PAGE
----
Studies say breastfeeding benefits mothers as well as babies

Breastfeeding can help reduce the risk of an aggressive type of breast cancer and also cut diabetes risk, according to two new studies.

The benefits that babies receive from breastfeeding have long been touted. Two recent studies show that breastfeeding has positive effects for mothers, too.

Researchers found that mothers who breastfeed reduce their risk of a particularly aggressive type of breast cancer by 20 percent. 

The cancer — hormone receptor negative tumors — is most common in African-Americans and young women. 

Dr. Marisa Weiss, the senior author of the study, put it in layman's terms: "The breast gland is immature and unable to do its job — which is to make milk — until it goes through ... a full-term pregnancy."  Breastfeeding causes changes in milk duct cells, making the breast more resistant to cancer.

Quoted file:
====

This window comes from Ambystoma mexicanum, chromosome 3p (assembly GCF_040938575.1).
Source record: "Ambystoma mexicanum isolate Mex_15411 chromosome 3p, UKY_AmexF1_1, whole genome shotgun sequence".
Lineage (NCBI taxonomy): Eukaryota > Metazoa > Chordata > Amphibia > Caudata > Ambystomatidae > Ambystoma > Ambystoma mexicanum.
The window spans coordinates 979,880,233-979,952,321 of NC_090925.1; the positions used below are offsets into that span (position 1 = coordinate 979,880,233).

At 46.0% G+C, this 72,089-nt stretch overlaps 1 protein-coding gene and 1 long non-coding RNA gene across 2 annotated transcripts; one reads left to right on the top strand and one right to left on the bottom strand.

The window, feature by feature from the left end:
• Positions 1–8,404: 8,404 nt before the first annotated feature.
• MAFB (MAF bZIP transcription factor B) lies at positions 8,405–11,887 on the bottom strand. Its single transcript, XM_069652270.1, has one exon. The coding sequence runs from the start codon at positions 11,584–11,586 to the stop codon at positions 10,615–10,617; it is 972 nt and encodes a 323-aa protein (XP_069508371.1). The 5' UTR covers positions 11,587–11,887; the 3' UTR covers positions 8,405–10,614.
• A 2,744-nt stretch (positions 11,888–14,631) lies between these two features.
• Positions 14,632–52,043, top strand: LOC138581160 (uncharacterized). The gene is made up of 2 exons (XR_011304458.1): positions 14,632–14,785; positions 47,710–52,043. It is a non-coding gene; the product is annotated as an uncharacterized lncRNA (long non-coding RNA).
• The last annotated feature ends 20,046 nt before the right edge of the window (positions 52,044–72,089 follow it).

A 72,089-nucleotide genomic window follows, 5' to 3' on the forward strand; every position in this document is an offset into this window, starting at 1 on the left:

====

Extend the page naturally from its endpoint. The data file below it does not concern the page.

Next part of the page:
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In addition to helping prevent cancer, another study says breastfeeding helps kick women's metabolism back into high gear and may help prevent diabetes in the long term for women who had gestational diabetes. (Video via Aleph Pictures / "Breastmilk")

Dr. Eleanor Bimla Schwarz told The New York Times that breastfeeding is a win-win for mothers and babies. She said it's something about which women can be proactive when it comes to eradicating breast cancer. Schwarz said "near-universal" breastfeeding could help eliminate almost 5,000 breast cancer diagnoses a year.

This video includes images from USAG- Humphreys / CC BY 2.0 and Daniel Lobo / CC BY 2.0.

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